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Gender differences in managers’ attitudes towards employees with depression: a cross-sectional study in Sweden



Depression is prevalent among employees and a major reason for sickness absence. First-line managers’ attitudes towards employees with depression might influence return to work and the scant literature indicates gender differences in attitudes. The objective of this study was to investigate gender differences in managers’ attitudes to employees with depression.


A cross-sectional study was conducted among 4737 Swedish managers in 2017 (response rate 71%, n = 3358). Attitudes towards depression were measured with the instrument “Managerial stigma towards employees with depression” (12 items). The response patterns of women and men, the level of stigma and the direction of the gender differences were investigated with independent t tests and binary logistic regression analyses with covariates.


The likelihood of reporting high negative attitudes (score ≥ 36) was lower among women than men (odds ratio, 1.64; 95% confidence interval, 1.28–2.10) after adjusting for age, level of education, work sector, distribution of women and men among the staff, current workplace experience in management, lifetime experience in management, managerial position and presence of staff members at the current workplace who had depression and/or anxiety disorders.


Based on these findings, a gender-sensitive approach is suggested for future interventions to improve managers’ attitudes towards employees with depression and other mental disorders.

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By 2030, it is estimated that depression will be the second-highest cause of disability-adjusted life years (DALYs) [1] and that around 25% of individuals over 18 years old will develop one or more mental disorder in their life time [2]. Among common mental disorders (CMDs), depression has the highest prevalence [3], and in Sweden, CMD is the most common diagnostic group among newly sick-listed women and the second most common in men (2016) [4]. Depression has been linked to impaired work performance, high levels of absenteeism and early retirement [5]. Furthermore, several studies show that return to work after sickness absence is prolonged for individuals with CMDs [6, 7], and once back at work, many still report decreased work capacity [8]. Recurrence is more common among those sick-listed with CMDs than among other sick-listed groups [9]. Researchers investigating causative factors found that experiencing job strain was related to an increased risk of incident depressive symptoms [10] and sickness absence, and was a drawback in return-to-work processes of employees [11].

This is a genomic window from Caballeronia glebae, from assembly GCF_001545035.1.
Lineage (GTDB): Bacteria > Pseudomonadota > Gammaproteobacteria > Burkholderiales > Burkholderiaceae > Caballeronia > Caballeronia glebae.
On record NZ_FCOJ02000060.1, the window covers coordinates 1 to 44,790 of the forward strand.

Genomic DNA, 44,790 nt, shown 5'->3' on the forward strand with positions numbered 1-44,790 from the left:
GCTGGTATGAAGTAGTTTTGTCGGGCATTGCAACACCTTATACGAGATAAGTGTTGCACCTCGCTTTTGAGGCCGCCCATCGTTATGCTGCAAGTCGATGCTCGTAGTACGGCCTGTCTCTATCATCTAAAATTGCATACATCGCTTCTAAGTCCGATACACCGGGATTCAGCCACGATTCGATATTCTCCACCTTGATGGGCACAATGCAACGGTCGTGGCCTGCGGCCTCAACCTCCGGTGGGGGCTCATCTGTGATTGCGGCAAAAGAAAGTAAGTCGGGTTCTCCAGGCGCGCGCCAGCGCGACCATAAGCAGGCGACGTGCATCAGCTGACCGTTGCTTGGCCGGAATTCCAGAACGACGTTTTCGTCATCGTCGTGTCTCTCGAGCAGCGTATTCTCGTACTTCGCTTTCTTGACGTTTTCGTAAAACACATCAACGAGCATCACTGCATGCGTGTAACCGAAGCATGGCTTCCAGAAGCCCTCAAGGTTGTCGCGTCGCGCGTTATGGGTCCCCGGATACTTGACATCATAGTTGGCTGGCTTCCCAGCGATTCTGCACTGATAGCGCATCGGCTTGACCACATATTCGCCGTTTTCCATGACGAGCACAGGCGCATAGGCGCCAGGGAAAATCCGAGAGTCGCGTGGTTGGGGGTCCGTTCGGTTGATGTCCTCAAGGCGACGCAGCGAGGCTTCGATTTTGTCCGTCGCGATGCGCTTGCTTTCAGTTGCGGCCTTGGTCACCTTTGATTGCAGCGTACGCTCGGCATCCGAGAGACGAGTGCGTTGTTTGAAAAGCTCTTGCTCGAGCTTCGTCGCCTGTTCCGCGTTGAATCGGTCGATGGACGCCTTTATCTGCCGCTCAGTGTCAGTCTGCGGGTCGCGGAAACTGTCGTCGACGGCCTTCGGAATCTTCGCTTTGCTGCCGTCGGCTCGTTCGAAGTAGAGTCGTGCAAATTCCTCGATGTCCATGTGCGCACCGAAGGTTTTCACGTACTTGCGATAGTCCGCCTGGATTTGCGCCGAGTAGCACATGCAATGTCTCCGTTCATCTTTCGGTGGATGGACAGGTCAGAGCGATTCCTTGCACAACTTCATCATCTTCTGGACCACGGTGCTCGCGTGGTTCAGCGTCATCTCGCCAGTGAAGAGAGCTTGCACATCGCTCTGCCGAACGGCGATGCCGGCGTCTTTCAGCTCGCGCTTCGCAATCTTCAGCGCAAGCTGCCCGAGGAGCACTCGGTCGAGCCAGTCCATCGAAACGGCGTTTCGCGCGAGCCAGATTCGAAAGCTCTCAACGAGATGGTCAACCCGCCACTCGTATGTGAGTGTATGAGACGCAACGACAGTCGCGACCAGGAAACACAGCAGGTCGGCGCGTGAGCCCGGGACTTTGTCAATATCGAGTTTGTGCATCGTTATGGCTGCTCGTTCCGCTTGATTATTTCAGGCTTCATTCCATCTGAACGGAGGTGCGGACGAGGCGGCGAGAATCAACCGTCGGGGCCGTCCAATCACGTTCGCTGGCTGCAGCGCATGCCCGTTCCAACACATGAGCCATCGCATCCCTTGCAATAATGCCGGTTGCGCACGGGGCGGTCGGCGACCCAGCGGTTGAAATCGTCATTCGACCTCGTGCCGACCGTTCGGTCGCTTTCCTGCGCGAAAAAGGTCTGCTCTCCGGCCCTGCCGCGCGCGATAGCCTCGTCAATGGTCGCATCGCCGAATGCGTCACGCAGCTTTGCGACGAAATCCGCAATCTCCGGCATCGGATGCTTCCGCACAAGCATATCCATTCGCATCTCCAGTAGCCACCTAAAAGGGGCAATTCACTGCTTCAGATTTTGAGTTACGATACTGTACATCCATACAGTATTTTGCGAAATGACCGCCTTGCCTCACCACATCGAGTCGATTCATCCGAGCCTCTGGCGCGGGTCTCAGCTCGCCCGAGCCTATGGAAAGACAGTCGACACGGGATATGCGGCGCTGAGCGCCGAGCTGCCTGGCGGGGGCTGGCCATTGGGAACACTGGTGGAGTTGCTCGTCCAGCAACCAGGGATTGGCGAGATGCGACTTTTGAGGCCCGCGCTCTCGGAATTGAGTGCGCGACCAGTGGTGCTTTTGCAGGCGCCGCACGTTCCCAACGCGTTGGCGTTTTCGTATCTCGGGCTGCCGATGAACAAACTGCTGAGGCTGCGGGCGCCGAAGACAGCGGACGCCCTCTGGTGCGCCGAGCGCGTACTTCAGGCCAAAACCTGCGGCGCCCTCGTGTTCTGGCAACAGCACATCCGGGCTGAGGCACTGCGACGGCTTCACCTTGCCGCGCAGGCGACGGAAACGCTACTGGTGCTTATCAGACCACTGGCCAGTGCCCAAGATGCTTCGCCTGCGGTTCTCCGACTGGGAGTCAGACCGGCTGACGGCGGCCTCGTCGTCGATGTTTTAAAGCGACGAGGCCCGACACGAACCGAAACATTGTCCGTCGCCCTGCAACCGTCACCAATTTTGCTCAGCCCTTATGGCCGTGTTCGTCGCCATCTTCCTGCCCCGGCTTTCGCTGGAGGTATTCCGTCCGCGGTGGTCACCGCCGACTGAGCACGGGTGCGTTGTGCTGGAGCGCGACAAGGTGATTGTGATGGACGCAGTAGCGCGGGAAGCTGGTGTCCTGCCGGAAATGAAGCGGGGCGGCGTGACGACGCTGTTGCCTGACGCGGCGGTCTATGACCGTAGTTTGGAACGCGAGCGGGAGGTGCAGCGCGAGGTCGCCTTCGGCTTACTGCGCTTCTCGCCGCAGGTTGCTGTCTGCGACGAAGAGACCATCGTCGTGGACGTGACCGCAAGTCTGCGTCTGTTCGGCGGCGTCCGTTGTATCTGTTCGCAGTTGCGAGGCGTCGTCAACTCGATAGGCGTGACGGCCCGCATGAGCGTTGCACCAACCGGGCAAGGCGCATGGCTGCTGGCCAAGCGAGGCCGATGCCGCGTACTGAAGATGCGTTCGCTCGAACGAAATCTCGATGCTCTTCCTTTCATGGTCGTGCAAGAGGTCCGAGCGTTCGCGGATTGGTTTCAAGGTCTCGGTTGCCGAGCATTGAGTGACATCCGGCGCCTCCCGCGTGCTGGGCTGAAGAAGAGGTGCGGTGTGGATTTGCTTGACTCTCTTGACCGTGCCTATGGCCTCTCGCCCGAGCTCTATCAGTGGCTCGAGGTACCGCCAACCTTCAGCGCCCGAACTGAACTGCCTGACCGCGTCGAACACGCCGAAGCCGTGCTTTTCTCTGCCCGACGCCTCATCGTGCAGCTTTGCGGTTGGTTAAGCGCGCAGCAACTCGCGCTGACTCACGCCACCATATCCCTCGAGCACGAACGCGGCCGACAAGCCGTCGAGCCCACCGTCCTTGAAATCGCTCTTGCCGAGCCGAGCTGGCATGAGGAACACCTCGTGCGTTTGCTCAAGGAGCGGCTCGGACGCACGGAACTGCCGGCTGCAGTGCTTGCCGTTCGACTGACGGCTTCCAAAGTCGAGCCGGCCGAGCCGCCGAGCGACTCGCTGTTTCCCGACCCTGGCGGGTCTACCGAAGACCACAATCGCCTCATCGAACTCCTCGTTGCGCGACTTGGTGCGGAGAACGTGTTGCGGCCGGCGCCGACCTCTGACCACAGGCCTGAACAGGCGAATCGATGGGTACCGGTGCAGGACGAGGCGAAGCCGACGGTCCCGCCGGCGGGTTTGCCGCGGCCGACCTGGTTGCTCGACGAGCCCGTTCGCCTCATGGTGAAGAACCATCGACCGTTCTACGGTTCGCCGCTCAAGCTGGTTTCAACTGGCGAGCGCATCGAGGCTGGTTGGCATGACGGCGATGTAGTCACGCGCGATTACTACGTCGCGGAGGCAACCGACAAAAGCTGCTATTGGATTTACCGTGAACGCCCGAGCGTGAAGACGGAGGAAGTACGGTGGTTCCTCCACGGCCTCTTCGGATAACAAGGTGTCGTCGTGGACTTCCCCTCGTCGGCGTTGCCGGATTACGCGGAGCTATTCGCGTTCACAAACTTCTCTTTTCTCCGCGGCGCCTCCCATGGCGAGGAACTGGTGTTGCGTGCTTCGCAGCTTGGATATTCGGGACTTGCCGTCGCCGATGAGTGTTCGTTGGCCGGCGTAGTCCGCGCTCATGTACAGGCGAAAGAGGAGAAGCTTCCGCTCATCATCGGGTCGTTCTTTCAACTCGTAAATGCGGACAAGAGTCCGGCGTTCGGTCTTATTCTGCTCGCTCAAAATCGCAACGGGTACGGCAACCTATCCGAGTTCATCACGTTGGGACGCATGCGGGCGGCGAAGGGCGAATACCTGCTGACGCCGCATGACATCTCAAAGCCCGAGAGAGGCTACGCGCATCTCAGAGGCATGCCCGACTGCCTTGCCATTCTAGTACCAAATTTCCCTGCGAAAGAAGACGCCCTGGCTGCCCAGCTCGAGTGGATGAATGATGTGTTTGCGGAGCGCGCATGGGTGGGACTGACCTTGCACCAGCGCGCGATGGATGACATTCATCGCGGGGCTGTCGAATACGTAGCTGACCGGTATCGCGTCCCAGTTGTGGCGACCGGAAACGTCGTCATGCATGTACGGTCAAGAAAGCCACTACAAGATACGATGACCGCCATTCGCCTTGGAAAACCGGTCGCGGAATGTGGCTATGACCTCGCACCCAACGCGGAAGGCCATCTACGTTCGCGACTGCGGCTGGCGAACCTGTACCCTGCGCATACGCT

First-line managers and employers play a key role in the prevention of (long-term) sickness absence [12], and various European countries have introduced legislation and policy concerning prevention of excessively high psychosocial job demands. The Working Environment Acts of Norway, Sweden and Denmark, the Labour Conditions Law in the Netherlands are examples of legislation that requires employers to support employees with CMDs so that they can remain in work or return to work after sickness absence [12].

Stigma among managers

Public stigma is the reaction that the general population, e.g. managers, have to people with mental illness, and it can be understood in terms of three components [13]: prejudice, agreement with a belief and/or negative emotional reaction to a group (e.g. anger, fear, dislike); stereotype, a negative belief about a group (e.g. dangerousness, incompetence, character weakness, laziness) endorsed by people who are prejudiced; and discrimination, a behavioural response to prejudice (e.g. avoidance, withholding help or promotion). Prejudice may lead to discrimination, such as withholding employment, lowered supervisor expectations, lack of respect, isolation from co-workers or being passed over for promotion [14] based solely on people’s perceptions of a diagnosis [13]. In this work, we have investigated the gender differences in stigma operationalized as managers’ attitudes towards employees with depression.